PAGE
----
Mothers matter.

Of course infant health is important. But the mother-infant relationship is symbiotic. If the mother is not healthy and happy, her infant will suffer. Moreover, isn’t her suffering itself worth our consideration? Isn’t it worth our attention and our outrage? In posts online, from friends and in the books I read, I hear over and over again that, in fact, the needs of new mothers and birthing women are not acknowledged. We’ve got in-laws who come over to empty the fridge, ogle the baby, and drive home. Husbands and partners who pretend to sleep when they hear the newborn’s cries; and a basic lack of essential post-natal care in the American medical system (a 6-week follow-up phonecall is not nearly enough). We have lost the will to mother mothers.

In the past, women were surrounded by their own mothers and other older women during and after birth. The midwife played (and sometimes still plays) the role of ‘mother’ in supporting the birthing woman, often staying afterward to assist her in housekeeping during the post-partum weeks. According to Tina Cassidy in ‘Birth: The Surprising History of How We are Born’, the terms midwife and grandmother are synonymous in many languages. But in a country where families are fractured, motherhood is undervalued, and most babies are delivered through a broken and dangerous medical system, this sense of safety and security is lost. And nobody calls their grandmother the equivalent of ‘obstetrician’.

But that kind of caring is the kind of attitude we need to cultivate.

While many people believe that, “Women from [fill-in-the-blank random ‘savage’ culture] just have the baby in the fields then get right back to work,” in reality  most traditional cultures, including those throughout South America, Europe (Greece), the Middle East and Asia, a 40-day rest period is considered mandatory after an infant’s birth. In this time the mother is not expected to leave the house, cook food, or do anything but bond with her infant. American healthcare providers know well that Latina mothers often miss post-natal healthcare check-ups because they take this tradition, which they call ‘la cuarentena‘ (like ‘quarantine’) so seriously. It is that important.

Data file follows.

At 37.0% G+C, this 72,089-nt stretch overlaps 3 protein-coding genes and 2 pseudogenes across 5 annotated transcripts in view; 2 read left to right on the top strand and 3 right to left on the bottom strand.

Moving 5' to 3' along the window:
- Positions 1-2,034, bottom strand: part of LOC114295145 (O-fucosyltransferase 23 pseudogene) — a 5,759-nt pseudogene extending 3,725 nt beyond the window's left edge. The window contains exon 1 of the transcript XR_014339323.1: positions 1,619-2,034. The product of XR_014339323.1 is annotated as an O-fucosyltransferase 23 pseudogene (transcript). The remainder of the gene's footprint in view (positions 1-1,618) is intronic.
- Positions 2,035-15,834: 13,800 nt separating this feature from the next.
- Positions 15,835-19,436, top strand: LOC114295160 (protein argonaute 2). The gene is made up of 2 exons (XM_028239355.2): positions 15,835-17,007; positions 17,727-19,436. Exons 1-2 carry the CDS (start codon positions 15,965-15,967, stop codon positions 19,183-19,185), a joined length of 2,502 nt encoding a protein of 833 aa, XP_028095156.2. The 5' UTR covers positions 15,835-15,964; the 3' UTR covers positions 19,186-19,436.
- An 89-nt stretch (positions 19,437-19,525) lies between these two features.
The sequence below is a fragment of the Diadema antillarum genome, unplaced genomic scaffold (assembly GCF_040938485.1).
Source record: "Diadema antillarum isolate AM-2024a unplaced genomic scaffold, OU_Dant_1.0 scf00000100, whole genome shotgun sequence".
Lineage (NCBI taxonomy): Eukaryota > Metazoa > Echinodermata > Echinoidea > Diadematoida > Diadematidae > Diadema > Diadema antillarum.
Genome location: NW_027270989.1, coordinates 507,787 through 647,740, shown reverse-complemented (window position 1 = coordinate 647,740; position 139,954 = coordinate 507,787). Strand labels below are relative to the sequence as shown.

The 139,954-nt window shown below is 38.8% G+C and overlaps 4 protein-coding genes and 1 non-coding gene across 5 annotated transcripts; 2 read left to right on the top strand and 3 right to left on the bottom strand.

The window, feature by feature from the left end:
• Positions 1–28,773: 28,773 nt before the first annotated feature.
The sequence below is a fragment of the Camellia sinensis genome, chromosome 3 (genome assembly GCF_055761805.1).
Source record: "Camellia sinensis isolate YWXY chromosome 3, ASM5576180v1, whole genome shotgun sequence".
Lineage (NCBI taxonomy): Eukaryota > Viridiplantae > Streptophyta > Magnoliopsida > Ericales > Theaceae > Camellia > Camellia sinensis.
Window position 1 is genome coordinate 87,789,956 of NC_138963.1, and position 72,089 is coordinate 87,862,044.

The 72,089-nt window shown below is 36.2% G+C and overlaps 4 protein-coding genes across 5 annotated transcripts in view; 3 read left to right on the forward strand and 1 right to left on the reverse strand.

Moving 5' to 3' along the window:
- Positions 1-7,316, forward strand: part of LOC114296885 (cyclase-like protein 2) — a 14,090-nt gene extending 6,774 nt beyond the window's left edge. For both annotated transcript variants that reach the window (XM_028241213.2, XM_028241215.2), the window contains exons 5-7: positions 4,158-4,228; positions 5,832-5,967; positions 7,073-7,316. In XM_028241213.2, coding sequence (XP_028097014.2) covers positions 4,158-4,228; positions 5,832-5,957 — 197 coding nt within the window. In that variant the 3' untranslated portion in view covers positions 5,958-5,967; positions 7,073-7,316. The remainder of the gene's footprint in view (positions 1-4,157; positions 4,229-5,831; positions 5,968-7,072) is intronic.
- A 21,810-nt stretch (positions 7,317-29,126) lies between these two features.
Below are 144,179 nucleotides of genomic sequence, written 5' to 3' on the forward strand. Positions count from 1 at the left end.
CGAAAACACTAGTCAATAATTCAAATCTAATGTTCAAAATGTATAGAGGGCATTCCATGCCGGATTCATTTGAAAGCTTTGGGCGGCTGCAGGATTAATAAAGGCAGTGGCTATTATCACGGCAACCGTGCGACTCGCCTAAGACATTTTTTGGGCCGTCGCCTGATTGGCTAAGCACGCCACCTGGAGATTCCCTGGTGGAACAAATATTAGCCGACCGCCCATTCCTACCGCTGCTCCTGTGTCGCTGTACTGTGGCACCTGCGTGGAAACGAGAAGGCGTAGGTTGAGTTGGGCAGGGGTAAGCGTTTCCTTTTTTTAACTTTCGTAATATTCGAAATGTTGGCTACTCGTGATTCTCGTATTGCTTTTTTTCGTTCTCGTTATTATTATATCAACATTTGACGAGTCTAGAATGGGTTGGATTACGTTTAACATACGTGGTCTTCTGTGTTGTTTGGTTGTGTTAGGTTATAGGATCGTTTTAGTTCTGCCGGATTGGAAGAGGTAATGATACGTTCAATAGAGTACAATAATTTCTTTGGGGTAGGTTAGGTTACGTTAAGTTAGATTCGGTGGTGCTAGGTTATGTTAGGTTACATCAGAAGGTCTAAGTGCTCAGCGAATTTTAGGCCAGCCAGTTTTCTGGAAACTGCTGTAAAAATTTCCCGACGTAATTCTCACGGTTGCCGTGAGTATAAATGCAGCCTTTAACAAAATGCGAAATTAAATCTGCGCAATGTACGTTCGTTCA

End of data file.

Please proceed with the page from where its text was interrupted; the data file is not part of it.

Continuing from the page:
Women from the mother’s community stop by her place to offer support, childcare for older children, and to bring food. While we have maintained some of these elements in mainstream American society (think 1950s suburban housewife and her ever-present tupperware casserole), we fall far too short in giving new mothers what they need. New mothers need support, love, tenderness; good healthcare and maternity leave. While some feel ready to do so, most of us don’t need to work out, hop back in the sack, or feel compelled to present a perfectly made-up face to the outside community. If women were able to follow the 40-day tradition, and were encouraged to truly rest during that time, it would be so beautiful. While 40 days of rest is not realistic to those of us who need to look after other children, go to school, or work to pay bills, we can change our attitudes about what is expected of ourselves and other women post-partum.

And we need to do something, because the birth practices of our country – with its 33% cesarean rate, and the average woman being twice as likely to die in the perinatal period than her mother was – need recovering from. While I enjoy writing and reading birth plans, I would like to see more post-birth plans. Instead of flimsy bassinets, wipe-warmers and the racket that is the ‘themed’ nursery, I would like baby registries to list things like a week in a plush hotel, gift certificates to local restaurants (that deliver!), and housework coupons. I would like to see partners and families allocate some funds to this period; for it to be acknowledged as the special, difficult, tear-filled, milky mess of a time that it is.

*Photography used with permission. By (top picture) Earthside Birth Photography and (bottom 2 pictures) MW Photography.

**Svea Boyda-Vikander is a mother, psychotherapist and visual artist. She works with mothers and other creative people in facilitating healthy parent-child relationships and artistic practices. In February of 2011, she gave birth to her first child at the Côte des Neiges Maison de Naissance (Birthing Centre) in Quebec. This experience opened her eyes to the powerful healing and spiritual potentials of birth, and it quickly became her passion. She is now conducting research into perinatal depression, loss, and cross-cultural infant care practices at Goddard College, VT. Svea believes motherhood is a political act deserving of support, acknowledgement and endless tubs of mascarpone cheese.*

I am NOT Okay, and THAT’S Okay

I am NOT Okay, and THAT’S Okay